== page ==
Seawolf returned to Midway Island for refitting and departed that island on 17 May and headed for the East China Sea. She ran into several large convoys as she prowled from Formosa to Nagasaki. The submarine tracked a convoy of 11 ships and fired a spread of torpedoes at a large freighter on 6 June. One torpedo hit the target but proved to be a dud, and another passed under the freighter and hit an escort. Two weeks later, she fired a spread at four ships. One was hit in the stern and sank in approximately nine minutes. This was Shojin Maru loaded with troops. Seawolf returned to Midway Island on 8 July and, four days later, steamed into Pearl Harbor.

Her next patrol was from 14 August to 15 September. This patrol, in the East China Sea, was also ended prematurely due to firing all torpedoes. She sank 12,996 tons of enemy shipping, excluding two 75-ton sampans sunk by shellfire. Seawolf made contact with a six-ship convoy on her third day in the patrol area. She attacked day and night for three days before finally surfacing to sink Fusei Maru with her deck gun.

On Seawolf’s 11th patrol, in the South China Sea from 5 October to 27 November, she sank Wuhu Maru, Kaifuku Maru, and damaged a 10,000-ton cargo ship. The submarine refitted at Pearl Harbor and, on 22 December 1943, headed for the East China Sea on what was to be her most lucrative patrol. She attacked a seven-ship convoy on the night of 10 January and 11 January 1944 and sank three ships totaling 19,710 tons.

On 14 January, Seawolf fired her last four torpedoes at two merchant ships in a convoy, damaging one and sinking Yamatsuru Maru. She continued tracking the convoy while radioing its position to submarine . Whale arrived on 16 January and promptly attacked, damaging one ship and sinking Denmark Maru. The next morning, Whale damaged another before action was broken off.

Second overhaul and disappearance

Seawolf (Commander Albert Marion Bontier) returned to Pearl Harbor on 27 January and sailed for San Francisco, California, two days later. After undergoing a major overhaul at Hunters Point, the submarine headed west on 16 May. When she reached Pearl Harbor, she was assigned the task of photographing Peleliu Island in the Palau Islands, in preparation for the forthcoming attack on that stronghold. She carried out this mission despite constant enemy air patrols from 4 June to 7 July.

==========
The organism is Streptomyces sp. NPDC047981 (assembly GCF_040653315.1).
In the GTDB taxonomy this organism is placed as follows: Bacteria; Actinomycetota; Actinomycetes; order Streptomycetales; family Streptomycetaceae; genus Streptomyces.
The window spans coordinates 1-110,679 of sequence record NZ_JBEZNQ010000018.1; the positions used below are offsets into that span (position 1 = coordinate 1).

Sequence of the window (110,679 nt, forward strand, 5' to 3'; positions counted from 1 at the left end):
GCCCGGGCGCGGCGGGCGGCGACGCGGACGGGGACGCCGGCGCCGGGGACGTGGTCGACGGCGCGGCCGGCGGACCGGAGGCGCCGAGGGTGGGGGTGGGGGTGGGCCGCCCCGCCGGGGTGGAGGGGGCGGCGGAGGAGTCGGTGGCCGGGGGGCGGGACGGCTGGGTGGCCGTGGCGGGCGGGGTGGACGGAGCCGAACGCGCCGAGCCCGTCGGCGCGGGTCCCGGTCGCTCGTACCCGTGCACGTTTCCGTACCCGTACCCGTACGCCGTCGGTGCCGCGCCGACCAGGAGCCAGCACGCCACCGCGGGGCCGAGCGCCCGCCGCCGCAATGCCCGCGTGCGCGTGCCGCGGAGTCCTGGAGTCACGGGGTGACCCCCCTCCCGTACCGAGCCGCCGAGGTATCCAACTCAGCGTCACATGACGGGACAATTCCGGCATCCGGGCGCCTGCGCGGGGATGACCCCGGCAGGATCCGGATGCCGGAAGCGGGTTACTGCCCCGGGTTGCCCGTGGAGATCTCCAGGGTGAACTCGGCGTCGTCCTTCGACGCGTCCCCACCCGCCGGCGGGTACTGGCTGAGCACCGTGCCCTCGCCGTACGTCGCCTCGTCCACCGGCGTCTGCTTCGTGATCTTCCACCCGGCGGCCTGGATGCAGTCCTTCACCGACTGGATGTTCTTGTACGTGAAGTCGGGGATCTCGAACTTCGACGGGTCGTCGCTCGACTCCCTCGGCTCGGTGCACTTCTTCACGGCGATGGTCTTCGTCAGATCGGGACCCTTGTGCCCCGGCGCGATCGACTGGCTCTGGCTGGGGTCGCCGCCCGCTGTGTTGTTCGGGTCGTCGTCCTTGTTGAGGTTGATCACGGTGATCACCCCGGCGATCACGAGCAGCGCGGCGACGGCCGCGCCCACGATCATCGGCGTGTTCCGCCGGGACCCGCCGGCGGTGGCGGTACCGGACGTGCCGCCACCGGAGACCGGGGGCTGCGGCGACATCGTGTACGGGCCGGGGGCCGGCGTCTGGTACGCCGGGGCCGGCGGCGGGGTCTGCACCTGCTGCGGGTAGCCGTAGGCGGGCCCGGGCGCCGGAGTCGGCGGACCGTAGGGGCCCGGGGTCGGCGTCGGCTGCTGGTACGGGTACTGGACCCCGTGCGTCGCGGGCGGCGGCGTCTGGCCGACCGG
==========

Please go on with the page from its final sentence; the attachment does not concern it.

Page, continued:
The submarine headed to Majuro for voyage repairs and was rerouted to Darwin. There, she received orders sending her on a special mission to Tawitawi, in the Sulu Archipelago. The submarine approached to within of the beach, picked up a Captain Young and took him to Brisbane.

Seawolf stood out of Brisbane on 21 September to begin her 15th war patrol under the command of Lieutenant Commander A.M. Bontier. She reached Manus on 29 September, refueled, and sailed the same day carrying stores and Army personnel to the east coast of Samar.

Seawolf and submarine exchanged radar recognition signals at 0756 on 3 October in the Morotai area. Shortly thereafter, a Seventh Fleet task group was attacked by Ro-41. Destroyer escort was torpedoed and sunk, and her sister (DE-403, Harry Allan Barnard, Jr., commanding) began to search for the enemy.

Since there were four friendly submarines in the vicinity of this attack, they were directed to give their positions and the other three did, but Seawolf was not heard from. On 4 October, Seawolf again was directed to report her position, and again she failed to do so. One of two planes from the escort carrier sighted a submarine submerging and dropped two bombs on it even though it was in a safety zone for American submarines. The site was marked by dye and Rowell steamed to the area and established sound contact on the submarine, which then sent a series of dashes and dots which Rowell stated bore no resemblance to the existing recognition signals. Rowell attacked with hedgehogs. The second attack was followed by underwater explosions, and debris rose to the surface.

Post-war examination of Japanese records shows no attack listed that could account for the loss of Seawolf. While it is possible that Seawolf was lost to an operational casualty or as a result of an unrecorded enemy attack, it is more likely she was sunk by friendly fire. 62 officers and men as well as 17 Army passengers were lost. She was the thirty-fourth U.S. submarine lost in the Pacific War, the second (after in the Caribbean) to friendly fire.

On 28 December 1944, Seawolf was announced overdue from patrol and presumed lost. She was stricken from the Naval Vessel Register on 20 January 1945.

Honors and awards

Seawolf received 13 battle stars for World War II service. She ranked fourteenth in confirmed tonnage sunk (71,609 tons) and tied for seventh in confirmed ships sunk (with and ), according to the JANAC accounting postwar.

The contributions and sacrifices of the Seawolf and her crew are officially commemorated in Seawolf Park, located on Pelican Island, just north of Galveston, Texas.

References

External links